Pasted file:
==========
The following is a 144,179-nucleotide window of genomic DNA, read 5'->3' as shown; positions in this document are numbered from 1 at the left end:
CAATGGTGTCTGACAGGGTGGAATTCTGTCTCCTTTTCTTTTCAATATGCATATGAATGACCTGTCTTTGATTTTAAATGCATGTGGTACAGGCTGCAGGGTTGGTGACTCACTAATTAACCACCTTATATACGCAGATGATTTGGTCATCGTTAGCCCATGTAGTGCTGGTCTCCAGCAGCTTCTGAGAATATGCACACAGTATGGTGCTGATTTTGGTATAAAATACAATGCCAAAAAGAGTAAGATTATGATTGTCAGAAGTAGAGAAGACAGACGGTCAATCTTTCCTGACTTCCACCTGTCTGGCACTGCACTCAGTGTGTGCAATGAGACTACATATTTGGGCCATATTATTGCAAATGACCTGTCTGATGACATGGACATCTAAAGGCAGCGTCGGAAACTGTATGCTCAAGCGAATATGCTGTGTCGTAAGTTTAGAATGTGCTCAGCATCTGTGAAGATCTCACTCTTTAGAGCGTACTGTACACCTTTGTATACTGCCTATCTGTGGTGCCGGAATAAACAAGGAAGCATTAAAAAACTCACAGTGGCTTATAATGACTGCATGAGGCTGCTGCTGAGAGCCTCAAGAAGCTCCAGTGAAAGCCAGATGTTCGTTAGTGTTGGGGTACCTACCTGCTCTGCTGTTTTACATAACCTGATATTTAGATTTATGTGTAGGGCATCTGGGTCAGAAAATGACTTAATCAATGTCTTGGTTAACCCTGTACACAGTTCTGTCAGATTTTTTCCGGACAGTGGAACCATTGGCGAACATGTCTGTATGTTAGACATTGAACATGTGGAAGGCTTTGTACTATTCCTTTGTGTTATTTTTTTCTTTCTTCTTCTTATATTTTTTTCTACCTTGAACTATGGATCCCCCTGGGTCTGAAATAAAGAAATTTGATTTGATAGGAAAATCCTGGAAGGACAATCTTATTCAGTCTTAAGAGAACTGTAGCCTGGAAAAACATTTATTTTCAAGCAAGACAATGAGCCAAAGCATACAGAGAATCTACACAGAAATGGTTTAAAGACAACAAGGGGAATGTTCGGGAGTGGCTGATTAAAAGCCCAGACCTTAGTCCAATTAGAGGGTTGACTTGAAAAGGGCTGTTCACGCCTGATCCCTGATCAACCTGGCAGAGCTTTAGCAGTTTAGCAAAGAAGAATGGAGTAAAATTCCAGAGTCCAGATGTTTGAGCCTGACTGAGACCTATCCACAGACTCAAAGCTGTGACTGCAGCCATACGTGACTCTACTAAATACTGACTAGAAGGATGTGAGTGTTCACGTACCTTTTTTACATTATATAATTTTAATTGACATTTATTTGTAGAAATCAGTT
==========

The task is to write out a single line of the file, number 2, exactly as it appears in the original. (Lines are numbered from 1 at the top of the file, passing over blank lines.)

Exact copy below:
CAATGGTGTCTGACAGGGTGGAATTCTGTCTCCTTTTCTTTTCAATATGCATATGAATGACCTGTCTTTGATTTTAAATGCATGTGGTACAGGCTGCAGGGTTGGTGACTCACTAATTAACCACCTTATATACGCAGATGATTTGGTCATCGTTAGCCCATGTAGTGCTGGTCTCCAGCAGCTTCTGAGAATATGCACACAGTATGGTGCTGATTTTGGTATAAAATACAATGCCAAAAAGAGTAAGATTATGATTGTCAGAAGTAGAGAAGACAGACGGTCAATCTTTCCTGACTTCCACCTGTCTGGCACTGCACTCAGTGTGTGCAATGAGACTACATATTTGGGCCATATTATTGCAAATGACCTGTCTGATGACATGGACATCTAAAGGCAGCGTCGGAAACTGTATGCTCAAGCGAATATGCTGTGTCGTAAGTTTAGAATGTGCTCAGCATCTGTGAAGATCTCACTCTTTAGAGCGTACTGTACACCTTTGTATACTGCCTATCTGTGGTGCCGGAATAAACAAGGAAGCATTAAAAAACTCACAGTGGCTTATAATGACTGCATGAGGCTGCTGCTGAGAGCCTCAAGAAGCTCCAGTGAAAGCCAGATGTTCGTTAGTGTTGGGGTACCTACCTGCTCTGCTGTTTTACATAACCTGATATTTAGATTTATGTGTAGGGCATCTGGGTCAGAAAATGACTTAATCAATGTCTTGGTTAACCCTGTACACAGTTCTGTCAGATTTTTTCCGGACAGTGGAACCATTGGCGAACATGTCTGTATGTTAGACATTGAACATGTGGAAGGCTTTGTACTATTCCTTTGTGTTATTTTTTTCTTTCTTCTTCTTATATTTTTTTCTACCTTGAACTATGGATCCCCCTGGGTCTGAAATAAAGAAATTTGATTTGATAGGAAAATCCTGGAAGGACAATCTTATTCAGTCTTAAGAGAACTGTAGCCTGGAAAAACATTTATTTTCAAGCAAGACAATGAGCCAAAGCATACAGAGAATCTACACAGAAATGGTTTAAAGACAACAAGGGGAATGTTCGGGAGTGGCTGATTAAAAGCCCAGACCTTAGTCCAATTAGAGGGTTGACTTGAAAAGGGCTGTTCACGCCTGATCCCTGATCAACCTGGCAGAGCTTTAGCAGTTTAGCAAAGAAGAATGGAGTAAAATTCCAGAGTCCAGATGTTTGAGCCTGACTGAGACCTATCCACAGACTCAAAGCTGTGACTGCAGCCATACGTGACTCTACTAAATACTGACTAGAAGGATGTGAGTGTTCACGTACCTTTTTTACATTATATAATTTTAATTGACATTTATTTGTAGAAATCAGTT